tv After Words CSPAN August 23, 2015 9:00pm-10:01pm EDT
what kind of brought you to that conclusion? >> people talk about them being angry all the time. you hear it constantly. and if you look at the television if you watch what is happening with the candidates especially people like donald trump they sounded really angry. they actually do sound like that if you don't know any conservatives. most of them within the communities they don't have that many conservatives and their family. just know what they see on tv. and they see them yelling and screaming and saying terrible things about immigrants and poor people and they say i guess they hate people. when i became a conservative which was in my 20s when i was
studying economics is because i realized that conservative ideas are the best ideas for lifting people out of poverty. we saw 2 billion people out of poverty with the free enterprise ideas. it's incredible what happened in this world and of conservatives themselves can't shout it from the rooftop out of the expect anybody else to lex >> guest: >> host: so the idea of putting on a different face, showing that we are welcoming in fighting what are some of the steps you think we can begin to take to do that because as you noted, you've got everyone out of the gate already sort of falling into these camps of this or that whether it is donald trump or ted cruz or others that have some pretty strong things to say at the beginning of the presidential cycle. how do you begin to change that in the body of the gop?
>> guest: to begin with we have to demand that the purpose. it's to remember the purpose of people in our purpose is never to fight against the particular policies. my purpose in the policy is the person at leadership position to fight for people. this is what great leaders have in common to say who am i going to fight for and the answer to that by the way having suffered a together singing how can we get that capitalist gains tax. we think about what can we do to create better opportunity for people left behind. that's what we talk about in our private lives, so remembering the purpose, fighting for people. the second thing is remembering the faces of those people and telling the stories. so in this book i have dozens
>> host: that was fascinating for me because in the one section you talk about going - lessons from an indian slum and austrian ghost town. you give these examples of how people live with their lives into deal and to deal with these issues and to talk about it from a very i think human aspect, not a political, not copulating - not calculating. and i particularly enjoyed what you say it might start with the monetary fiscal policy plus a healthy dose of hugo into all the technical stuff but then at the end of the day you talk about how the world is changing and how do you adapt to that change and what do you do to make that work and how do you explain that and express those examples of people's lives and their stories?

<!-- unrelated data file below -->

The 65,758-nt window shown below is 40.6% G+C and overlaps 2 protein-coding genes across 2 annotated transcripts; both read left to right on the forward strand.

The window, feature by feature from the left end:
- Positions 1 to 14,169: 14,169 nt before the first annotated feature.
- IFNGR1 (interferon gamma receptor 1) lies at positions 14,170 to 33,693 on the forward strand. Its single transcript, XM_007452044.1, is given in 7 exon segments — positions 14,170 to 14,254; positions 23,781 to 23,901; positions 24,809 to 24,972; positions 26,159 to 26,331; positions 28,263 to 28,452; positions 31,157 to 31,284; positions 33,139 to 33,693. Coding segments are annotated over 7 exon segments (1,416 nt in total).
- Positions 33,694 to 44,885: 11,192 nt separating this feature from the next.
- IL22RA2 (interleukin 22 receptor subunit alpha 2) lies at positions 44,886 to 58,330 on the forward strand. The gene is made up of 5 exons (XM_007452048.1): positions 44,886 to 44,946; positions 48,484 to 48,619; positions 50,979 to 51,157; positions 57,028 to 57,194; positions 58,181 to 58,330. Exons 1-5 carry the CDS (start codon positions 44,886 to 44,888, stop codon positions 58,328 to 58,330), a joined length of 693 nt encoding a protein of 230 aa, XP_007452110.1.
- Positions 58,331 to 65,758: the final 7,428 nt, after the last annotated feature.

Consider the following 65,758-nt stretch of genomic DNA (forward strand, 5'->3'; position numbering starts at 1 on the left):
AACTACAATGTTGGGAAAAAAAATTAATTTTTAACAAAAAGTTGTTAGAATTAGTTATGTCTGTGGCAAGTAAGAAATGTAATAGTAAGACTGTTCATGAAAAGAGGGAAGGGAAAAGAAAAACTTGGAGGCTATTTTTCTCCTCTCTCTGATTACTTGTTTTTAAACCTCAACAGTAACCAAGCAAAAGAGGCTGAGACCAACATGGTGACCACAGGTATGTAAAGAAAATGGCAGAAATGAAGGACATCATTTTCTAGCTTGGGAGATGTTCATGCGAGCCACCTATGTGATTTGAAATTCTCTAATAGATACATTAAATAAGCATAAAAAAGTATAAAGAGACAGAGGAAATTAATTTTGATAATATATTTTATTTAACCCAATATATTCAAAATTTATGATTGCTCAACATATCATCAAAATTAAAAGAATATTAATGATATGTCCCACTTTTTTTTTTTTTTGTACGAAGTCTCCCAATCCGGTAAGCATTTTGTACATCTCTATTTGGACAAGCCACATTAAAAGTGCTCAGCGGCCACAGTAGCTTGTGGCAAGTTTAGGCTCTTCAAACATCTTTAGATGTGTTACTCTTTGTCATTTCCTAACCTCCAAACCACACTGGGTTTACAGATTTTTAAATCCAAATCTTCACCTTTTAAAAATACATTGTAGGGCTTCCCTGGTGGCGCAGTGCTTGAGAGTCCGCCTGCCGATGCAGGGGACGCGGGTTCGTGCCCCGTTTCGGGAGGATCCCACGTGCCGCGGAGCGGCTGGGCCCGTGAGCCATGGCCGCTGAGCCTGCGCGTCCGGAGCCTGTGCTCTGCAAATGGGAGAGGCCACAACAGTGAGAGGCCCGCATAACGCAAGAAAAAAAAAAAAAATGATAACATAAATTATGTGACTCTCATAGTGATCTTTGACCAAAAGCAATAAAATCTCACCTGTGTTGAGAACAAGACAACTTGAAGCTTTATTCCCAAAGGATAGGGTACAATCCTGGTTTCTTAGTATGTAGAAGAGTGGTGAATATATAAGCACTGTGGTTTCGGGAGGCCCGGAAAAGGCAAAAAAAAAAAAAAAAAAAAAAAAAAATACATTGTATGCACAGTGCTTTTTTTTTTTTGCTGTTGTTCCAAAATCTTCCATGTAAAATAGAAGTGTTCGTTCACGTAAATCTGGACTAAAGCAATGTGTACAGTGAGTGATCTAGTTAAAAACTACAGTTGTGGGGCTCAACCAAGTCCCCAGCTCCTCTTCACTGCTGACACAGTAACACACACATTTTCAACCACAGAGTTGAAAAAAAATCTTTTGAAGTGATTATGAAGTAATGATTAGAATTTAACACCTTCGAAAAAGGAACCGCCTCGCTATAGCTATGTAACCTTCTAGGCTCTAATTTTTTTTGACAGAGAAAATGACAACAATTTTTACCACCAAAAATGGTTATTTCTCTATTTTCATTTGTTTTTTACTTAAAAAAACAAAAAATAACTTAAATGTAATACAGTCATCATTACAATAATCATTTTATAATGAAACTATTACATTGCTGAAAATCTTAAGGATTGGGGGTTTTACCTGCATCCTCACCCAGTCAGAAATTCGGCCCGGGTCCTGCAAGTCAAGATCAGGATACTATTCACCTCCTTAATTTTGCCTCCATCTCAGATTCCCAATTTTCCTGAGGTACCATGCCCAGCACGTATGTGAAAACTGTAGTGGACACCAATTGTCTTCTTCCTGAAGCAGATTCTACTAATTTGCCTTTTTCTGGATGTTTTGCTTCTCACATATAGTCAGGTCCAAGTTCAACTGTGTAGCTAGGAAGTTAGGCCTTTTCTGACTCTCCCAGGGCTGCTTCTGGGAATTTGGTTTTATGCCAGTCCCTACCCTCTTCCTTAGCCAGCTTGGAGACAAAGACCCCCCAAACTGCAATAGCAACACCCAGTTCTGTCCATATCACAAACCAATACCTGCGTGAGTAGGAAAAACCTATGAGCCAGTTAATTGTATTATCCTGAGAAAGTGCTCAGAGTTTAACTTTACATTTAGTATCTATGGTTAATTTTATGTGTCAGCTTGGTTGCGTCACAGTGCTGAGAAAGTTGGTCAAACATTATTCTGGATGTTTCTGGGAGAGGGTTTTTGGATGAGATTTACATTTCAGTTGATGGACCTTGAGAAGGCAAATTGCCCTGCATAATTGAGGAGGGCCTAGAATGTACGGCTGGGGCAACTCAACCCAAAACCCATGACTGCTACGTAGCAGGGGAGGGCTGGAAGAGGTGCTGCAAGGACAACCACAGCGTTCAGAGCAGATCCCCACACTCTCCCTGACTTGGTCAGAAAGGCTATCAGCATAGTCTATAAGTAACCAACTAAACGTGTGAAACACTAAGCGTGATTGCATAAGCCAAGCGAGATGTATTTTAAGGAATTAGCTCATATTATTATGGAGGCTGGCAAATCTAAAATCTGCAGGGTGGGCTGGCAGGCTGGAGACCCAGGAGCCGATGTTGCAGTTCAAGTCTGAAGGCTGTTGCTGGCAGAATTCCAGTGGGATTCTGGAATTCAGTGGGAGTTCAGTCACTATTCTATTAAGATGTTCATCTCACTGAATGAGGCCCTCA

how do we as a party - how does that relate to those stories in this changing environment? >> guest: to begin with we have to remember each of us is indeed our brother's keeper and how - >> host: >> guest: the truth of the matter if we remember that then we can because that is the moral consensus. it's that the consensus that we are supposed to be good samaritans fighting for other people and people have less power than us then we can have a policy competition of ideas, conservative versus liberal where they might talk about big government solutions and we commend you and i have conservatives can be at the other side of the table to say i agree with you that we need to serve the least of these and we have actually authentically conservative ideas about the dignity of work about limiting the safety net only to the indigent to the things we do because we are trying to serve the poor better.
>> guest: >> host: i want to put a checkpoint there because i want to get back to this idea that you laid out about the dignity of work and the value of work and how all of that balances in terms of lifting people up. you laid out lessons that we can begin to learn from and implement to see this new party investigation into sort of address that and you talk about some of the things. fight for people, not against things which you've touched on. get happy which i've loved coming and i've always said that is a key part of it. and you make the point get happy and mean it. so it's not just what's been happy for the state of happy but but let's mean it. still all the best arguments which is something i've learned to do over the years ago you go where you're not welcome which toomey is a very important for
us because when i was the chairman of the national committee i emphasize to the national party every time we met. you need to get out of your comfort zone and be where you're not wanted and expected and when we talk about a couple that are doing that now, see it in 30 seconds into break your bad habits. i think those are pretty good lessons. of the seven not necessarily what is the most important but what is the most important jump off point for you. >> guest: the biggest mistake that because of the conservative wide trips people up believe it or not is the one that should be the easiest to just to get happy. it's astonishing. this is the greatest country in the history of the world we should wake up every day feeling so lucky to be american. but this whole scenario right and left everybody's doing it.